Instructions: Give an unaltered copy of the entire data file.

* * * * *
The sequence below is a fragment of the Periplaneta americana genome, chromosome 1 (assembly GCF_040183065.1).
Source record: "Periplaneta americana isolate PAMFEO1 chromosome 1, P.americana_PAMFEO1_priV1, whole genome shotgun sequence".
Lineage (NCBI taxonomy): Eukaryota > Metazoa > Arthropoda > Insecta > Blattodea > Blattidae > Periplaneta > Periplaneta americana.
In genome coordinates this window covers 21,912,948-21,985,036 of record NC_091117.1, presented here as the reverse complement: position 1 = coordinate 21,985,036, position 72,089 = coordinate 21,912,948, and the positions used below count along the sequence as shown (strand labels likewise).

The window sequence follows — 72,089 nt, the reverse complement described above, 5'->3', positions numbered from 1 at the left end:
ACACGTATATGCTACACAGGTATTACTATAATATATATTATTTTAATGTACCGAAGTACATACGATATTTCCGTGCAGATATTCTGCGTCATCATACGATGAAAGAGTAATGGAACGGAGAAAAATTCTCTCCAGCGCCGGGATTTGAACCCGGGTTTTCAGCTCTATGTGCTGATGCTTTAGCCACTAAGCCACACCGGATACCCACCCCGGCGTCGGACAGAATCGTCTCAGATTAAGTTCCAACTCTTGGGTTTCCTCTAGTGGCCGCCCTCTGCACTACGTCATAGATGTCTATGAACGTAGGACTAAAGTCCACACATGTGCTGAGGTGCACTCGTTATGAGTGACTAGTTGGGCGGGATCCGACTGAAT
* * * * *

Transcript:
The sequence below is a fragment of the Periplaneta americana genome, chromosome 1 (assembly GCF_040183065.1).
Source record: "Periplaneta americana isolate PAMFEO1 chromosome 1, P.americana_PAMFEO1_priV1, whole genome shotgun sequence".
Lineage (NCBI taxonomy): Eukaryota > Metazoa > Arthropoda > Insecta > Blattodea > Blattidae > Periplaneta > Periplaneta americana.
In genome coordinates this window covers 21,912,948-21,985,036 of record NC_091117.1, presented here as the reverse complement: position 1 = coordinate 21,985,036, position 72,089 = coordinate 21,912,948, and the positions used below count along the sequence as shown (strand labels likewise).

The window sequence follows — 72,089 nt, the reverse complement described above, 5'->3', positions numbered from 1 at the left end:
ACACGTATATGCTACACAGGTATTACTATAATATATATTATTTTAATGTACCGAAGTACATACGATATTTCCGTGCAGATATTCTGCGTCATCATACGATGAAAGAGTAATGGAACGGAGAAAAATTCTCTCCAGCGCCGGGATTTGAACCCGGGTTTTCAGCTCTATGTGCTGATGCTTTAGCCACTAAGCCACACCGGATACCCACCCCGGCGTCGGACAGAATCGTCTCAGATTAAGTTCCAACTCTTGGGTTTCCTCTAGTGGCCGCCCTCTGCACTACGTCATAGATGTCTATGAACGTAGGACTAAAGTCCACACATGTGCTGAGGTGCACTCGTTATGAGTGACTAGTTGGGCGGGATCCGACTGAAT